Meet Our People

Natalie Gardner

Executive Assistant and co-leader of the Coalition employee resource group

Natalie Gardner joined Pure as a receptionist and quickly created a network, connecting with everyone from customers to C-level executives. Now she’s an executive assistant and co-leader of the Coalition employee resource group.


What is Coalition’s mission?

Natalie: Coalition’s mission is to advance Pure’s efforts to become a more diverse and inclusive employer. Coalition initially focused on Pure’s Latinx and Black and African-American groups, but we later realized that we have significant Asian and Pan-Asian groups that weren’t as visible or vocal at our events. So we worked to expand in that area, and now we have a leadership board and several councils, including Pan-Asian, Latinx, and Black and African-American.

To share a sense of what we’re all about, earlier this year we held a seminar so people could learn more about Black Lives Matter, and we also held an intersectionality event for Pride month focusing on people of color and the transgender community. These were great opportunities, not only for people who identify, but also for those who want to be allies. We also collaborate with other Employee Resource Groups, like Pride or Women@Pure, to clarify boundaries and have the hard conversations that really help move us forward.


How did you get involved with Coalition?

Natalie: When I was still a receptionist, one of the founding members reached out to ask if I was interested in joining the Coalition team. I thought, why not? It ended up being one of the best decisions I've made. I went on to become a co-lead, something I never imagined I would do.


Why is the work you do with Coalition important to you?

Natalie: In my professional life, I’ve hit walls. People have told me my hair wasn’t “correct” or my tone was off, or even that my outfit was all wrong. I grew up in a town where I was the only black girl in every class—I was always the one that stuck out.

When I came to Pure, I was scared it would be a repeat of my past experiences. But the culture here is so different. I’ve found a safe place where I can really express my personality and my style—I wear my hair natural now. The comfort to truly be myself, with no shame, has changed how I work every day. And my main goal both in my regular job and through Coalition is to provide that feeling of belonging to others, to help people build roots. 

I’ve also seen firsthand how creating welcoming spaces can have a profound effect. When I was 18, my sister, also a woman of color, came out as a queer—and my dad came out as gay. That was a major disruption for my family.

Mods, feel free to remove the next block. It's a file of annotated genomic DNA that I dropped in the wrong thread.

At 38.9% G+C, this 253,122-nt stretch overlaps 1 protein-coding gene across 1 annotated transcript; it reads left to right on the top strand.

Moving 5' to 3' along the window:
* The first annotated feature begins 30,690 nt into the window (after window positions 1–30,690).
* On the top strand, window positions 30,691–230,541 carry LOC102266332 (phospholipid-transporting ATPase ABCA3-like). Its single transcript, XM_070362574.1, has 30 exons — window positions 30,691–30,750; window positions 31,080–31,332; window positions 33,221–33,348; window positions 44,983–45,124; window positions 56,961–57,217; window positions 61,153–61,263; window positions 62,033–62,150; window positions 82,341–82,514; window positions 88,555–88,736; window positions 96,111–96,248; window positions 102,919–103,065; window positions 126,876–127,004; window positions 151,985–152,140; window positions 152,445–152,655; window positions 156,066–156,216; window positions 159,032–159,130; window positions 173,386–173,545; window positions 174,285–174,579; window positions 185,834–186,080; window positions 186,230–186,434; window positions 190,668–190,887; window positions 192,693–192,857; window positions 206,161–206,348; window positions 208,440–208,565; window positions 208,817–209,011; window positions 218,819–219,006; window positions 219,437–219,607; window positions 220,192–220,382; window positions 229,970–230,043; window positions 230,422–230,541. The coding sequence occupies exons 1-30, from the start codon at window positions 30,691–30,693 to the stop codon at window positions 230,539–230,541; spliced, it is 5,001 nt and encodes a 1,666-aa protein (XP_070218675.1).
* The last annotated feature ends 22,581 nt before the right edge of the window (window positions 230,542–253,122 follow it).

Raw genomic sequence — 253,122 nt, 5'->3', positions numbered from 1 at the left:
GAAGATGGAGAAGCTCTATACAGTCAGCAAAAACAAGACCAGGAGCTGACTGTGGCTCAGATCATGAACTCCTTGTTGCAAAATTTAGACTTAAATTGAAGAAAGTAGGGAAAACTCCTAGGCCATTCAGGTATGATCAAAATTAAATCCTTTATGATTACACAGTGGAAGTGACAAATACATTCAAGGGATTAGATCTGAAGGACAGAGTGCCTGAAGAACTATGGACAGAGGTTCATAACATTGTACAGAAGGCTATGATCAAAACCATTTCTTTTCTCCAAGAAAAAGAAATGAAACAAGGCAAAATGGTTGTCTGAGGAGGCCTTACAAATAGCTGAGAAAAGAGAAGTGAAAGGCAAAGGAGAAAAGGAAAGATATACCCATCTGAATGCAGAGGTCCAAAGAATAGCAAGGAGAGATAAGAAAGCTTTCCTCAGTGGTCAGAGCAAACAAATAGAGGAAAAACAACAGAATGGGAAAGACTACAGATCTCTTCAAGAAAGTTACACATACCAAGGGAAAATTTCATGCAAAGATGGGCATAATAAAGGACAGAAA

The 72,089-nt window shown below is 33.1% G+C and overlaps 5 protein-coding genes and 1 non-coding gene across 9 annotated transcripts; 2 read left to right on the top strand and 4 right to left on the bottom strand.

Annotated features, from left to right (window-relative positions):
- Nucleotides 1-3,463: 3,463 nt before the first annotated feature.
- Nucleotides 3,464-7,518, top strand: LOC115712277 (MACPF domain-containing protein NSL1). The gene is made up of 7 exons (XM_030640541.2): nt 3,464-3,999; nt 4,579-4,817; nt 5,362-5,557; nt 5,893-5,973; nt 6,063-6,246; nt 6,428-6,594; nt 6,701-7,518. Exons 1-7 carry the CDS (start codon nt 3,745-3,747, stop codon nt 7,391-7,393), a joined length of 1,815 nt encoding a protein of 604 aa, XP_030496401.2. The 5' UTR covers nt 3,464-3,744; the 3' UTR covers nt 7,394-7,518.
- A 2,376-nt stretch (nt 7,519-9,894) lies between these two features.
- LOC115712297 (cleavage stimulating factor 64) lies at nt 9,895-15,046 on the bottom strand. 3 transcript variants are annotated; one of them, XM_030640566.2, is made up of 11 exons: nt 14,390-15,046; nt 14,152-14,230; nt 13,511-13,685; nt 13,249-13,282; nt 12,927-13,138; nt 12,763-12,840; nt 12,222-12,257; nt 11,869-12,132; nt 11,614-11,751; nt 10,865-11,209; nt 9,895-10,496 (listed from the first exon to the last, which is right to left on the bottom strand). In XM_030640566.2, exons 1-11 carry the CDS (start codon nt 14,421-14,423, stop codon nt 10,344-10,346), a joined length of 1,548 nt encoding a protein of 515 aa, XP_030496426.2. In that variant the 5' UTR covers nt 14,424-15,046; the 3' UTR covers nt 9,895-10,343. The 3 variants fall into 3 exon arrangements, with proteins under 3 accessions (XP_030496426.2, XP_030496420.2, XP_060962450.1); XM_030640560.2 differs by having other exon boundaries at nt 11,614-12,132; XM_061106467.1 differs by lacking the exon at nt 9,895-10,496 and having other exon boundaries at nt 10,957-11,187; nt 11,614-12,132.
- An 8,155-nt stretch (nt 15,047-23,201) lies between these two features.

But through that experience, my mom started an amazing personal journey. She went back to school and earned her master’s degree. Today she’s a medical social worker. My dad has flourished living his own truth, and my sister has developed into an amazingly strong woman, working as an assistant dean while getting her Ph.D. My brother has been an incredible support for us as well as his own family. Creating space for people to become their true selves serves everyone. I want to help create that at Pure.


Do you see challenges at Pure that Coalition can help address?

Natalie: Pure hires a lot of people from diverse backgrounds. I want to not only focus on how we get the right people to join Pure, but also how we get them to stay even longer. Coalition has been working with HR and the diversity and inclusion initiatives to examine this in more detail by looking at our own experiences: Why have we chosen to stay here? Were there things that almost made us leave? We want to communicate our findings to each other and with hiring managers and the peers of our future new employees.


What’s your favorite Pure perk?

Natalie: All the free snacks!


Favorite podcast?

Natalie: Every Thursday I listen to The Read, which I absolutely love. It’s hosted by two fierce queer black people who are just amazing.


If you could have lunch with anyone in history, who would it be?

Natalie: I would invite the Obamas, Kanye West, and Amy Poehler—I love her so much. I’d ask Kanye what’s really going on with him, and he could play us some music after our meal.

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